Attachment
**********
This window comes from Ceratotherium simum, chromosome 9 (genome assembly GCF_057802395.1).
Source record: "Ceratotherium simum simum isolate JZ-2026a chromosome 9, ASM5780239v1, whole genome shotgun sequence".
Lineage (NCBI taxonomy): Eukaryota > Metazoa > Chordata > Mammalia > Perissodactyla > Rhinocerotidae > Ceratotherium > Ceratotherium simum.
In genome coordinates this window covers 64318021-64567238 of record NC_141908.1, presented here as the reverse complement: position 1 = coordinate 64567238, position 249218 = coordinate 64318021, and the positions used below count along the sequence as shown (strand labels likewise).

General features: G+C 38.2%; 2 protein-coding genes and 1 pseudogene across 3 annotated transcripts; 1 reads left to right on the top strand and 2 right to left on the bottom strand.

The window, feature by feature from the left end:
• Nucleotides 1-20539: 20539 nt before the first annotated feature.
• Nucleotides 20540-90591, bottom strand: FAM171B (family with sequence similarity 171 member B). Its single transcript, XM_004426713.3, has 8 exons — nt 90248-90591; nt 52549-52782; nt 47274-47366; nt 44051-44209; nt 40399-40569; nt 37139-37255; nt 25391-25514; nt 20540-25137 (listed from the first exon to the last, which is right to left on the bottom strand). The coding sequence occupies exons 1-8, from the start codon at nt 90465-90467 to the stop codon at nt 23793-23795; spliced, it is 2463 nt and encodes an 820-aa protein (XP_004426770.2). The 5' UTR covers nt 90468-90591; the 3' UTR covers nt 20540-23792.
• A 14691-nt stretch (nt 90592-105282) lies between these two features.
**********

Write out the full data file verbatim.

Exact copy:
This window comes from Ceratotherium simum, chromosome 9 (genome assembly GCF_057802395.1).
Source record: "Ceratotherium simum simum isolate JZ-2026a chromosome 9, ASM5780239v1, whole genome shotgun sequence".
Lineage (NCBI taxonomy): Eukaryota > Metazoa > Chordata > Mammalia > Perissodactyla > Rhinocerotidae > Ceratotherium > Ceratotherium simum.
In genome coordinates this window covers 64318021-64567238 of record NC_141908.1, presented here as the reverse complement: position 1 = coordinate 64567238, position 249218 = coordinate 64318021, and the positions used below count along the sequence as shown (strand labels likewise).

General features: G+C 38.2%; 2 protein-coding genes and 1 pseudogene across 3 annotated transcripts; 1 reads left to right on the top strand and 2 right to left on the bottom strand.

The window, feature by feature from the left end:
• Nucleotides 1-20539: 20539 nt before the first annotated feature.
• Nucleotides 20540-90591, bottom strand: FAM171B (family with sequence similarity 171 member B). Its single transcript, XM_004426713.3, has 8 exons — nt 90248-90591; nt 52549-52782; nt 47274-47366; nt 44051-44209; nt 40399-40569; nt 37139-37255; nt 25391-25514; nt 20540-25137 (listed from the first exon to the last, which is right to left on the bottom strand). The coding sequence occupies exons 1-8, from the start codon at nt 90465-90467 to the stop codon at nt 23793-23795; spliced, it is 2463 nt and encodes an 820-aa protein (XP_004426770.2). The 5' UTR covers nt 90468-90591; the 3' UTR covers nt 20540-23792.
• A 14691-nt stretch (nt 90592-105282) lies between these two features.